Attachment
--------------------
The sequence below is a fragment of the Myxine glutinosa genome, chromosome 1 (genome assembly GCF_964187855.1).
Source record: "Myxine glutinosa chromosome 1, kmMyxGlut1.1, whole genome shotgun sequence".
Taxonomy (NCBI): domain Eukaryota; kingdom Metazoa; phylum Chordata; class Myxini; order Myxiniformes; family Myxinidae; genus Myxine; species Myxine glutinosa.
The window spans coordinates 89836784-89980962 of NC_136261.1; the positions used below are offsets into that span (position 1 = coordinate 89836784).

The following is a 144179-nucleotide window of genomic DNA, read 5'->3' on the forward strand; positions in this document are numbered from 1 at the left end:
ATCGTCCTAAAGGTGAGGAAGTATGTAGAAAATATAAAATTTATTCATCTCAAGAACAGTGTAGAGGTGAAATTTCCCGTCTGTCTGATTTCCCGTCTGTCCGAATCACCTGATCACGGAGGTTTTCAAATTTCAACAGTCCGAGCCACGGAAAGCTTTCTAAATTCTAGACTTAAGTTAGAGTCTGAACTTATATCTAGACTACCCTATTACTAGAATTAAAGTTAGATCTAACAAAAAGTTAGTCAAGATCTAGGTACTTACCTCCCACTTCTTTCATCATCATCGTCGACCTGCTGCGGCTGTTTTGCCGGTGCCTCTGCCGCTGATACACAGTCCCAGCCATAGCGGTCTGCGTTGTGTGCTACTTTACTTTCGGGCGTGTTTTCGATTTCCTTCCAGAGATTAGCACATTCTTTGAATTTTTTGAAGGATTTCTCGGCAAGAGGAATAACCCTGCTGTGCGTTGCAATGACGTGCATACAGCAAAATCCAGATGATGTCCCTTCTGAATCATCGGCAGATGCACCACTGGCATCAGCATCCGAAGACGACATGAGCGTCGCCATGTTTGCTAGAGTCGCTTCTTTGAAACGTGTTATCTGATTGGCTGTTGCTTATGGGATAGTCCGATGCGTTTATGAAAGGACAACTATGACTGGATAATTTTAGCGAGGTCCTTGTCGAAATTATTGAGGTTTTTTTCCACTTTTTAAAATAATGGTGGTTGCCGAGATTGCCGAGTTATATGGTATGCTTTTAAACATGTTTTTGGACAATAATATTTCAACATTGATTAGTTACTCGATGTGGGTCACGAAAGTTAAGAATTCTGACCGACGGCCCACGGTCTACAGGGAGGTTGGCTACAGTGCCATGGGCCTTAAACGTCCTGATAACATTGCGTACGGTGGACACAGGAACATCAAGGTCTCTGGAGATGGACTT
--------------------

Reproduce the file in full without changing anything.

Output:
The sequence below is a fragment of the Myxine glutinosa genome, chromosome 1 (genome assembly GCF_964187855.1).
Source record: "Myxine glutinosa chromosome 1, kmMyxGlut1.1, whole genome shotgun sequence".
Taxonomy (NCBI): domain Eukaryota; kingdom Metazoa; phylum Chordata; class Myxini; order Myxiniformes; family Myxinidae; genus Myxine; species Myxine glutinosa.
The window spans coordinates 89836784-89980962 of NC_136261.1; the positions used below are offsets into that span (position 1 = coordinate 89836784).

The following is a 144179-nucleotide window of genomic DNA, read 5'->3' on the forward strand; positions in this document are numbered from 1 at the left end:
ATCGTCCTAAAGGTGAGGAAGTATGTAGAAAATATAAAATTTATTCATCTCAAGAACAGTGTAGAGGTGAAATTTCCCGTCTGTCTGATTTCCCGTCTGTCCGAATCACCTGATCACGGAGGTTTTCAAATTTCAACAGTCCGAGCCACGGAAAGCTTTCTAAATTCTAGACTTAAGTTAGAGTCTGAACTTATATCTAGACTACCCTATTACTAGAATTAAAGTTAGATCTAACAAAAAGTTAGTCAAGATCTAGGTACTTACCTCCCACTTCTTTCATCATCATCGTCGACCTGCTGCGGCTGTTTTGCCGGTGCCTCTGCCGCTGATACACAGTCCCAGCCATAGCGGTCTGCGTTGTGTGCTACTTTACTTTCGGGCGTGTTTTCGATTTCCTTCCAGAGATTAGCACATTCTTTGAATTTTTTGAAGGATTTCTCGGCAAGAGGAATAACCCTGCTGTGCGTTGCAATGACGTGCATACAGCAAAATCCAGATGATGTCCCTTCTGAATCATCGGCAGATGCACCACTGGCATCAGCATCCGAAGACGACATGAGCGTCGCCATGTTTGCTAGAGTCGCTTCTTTGAAACGTGTTATCTGATTGGCTGTTGCTTATGGGATAGTCCGATGCGTTTATGAAAGGACAACTATGACTGGATAATTTTAGCGAGGTCCTTGTCGAAATTATTGAGGTTTTTTTCCACTTTTTAAAATAATGGTGGTTGCCGAGATTGCCGAGTTATATGGTATGCTTTTAAACATGTTTTTGGACAATAATATTTCAACATTGATTAGTTACTCGATGTGGGTCACGAAAGTTAAGAATTCTGACCGACGGCCCACGGTCTACAGGGAGGTTGGCTACAGTGCCATGGGCCTTAAACGTCCTGATAACATTGCGTACGGTGGACACAGGAACATCAAGGTCTCTGGAGATGGACTT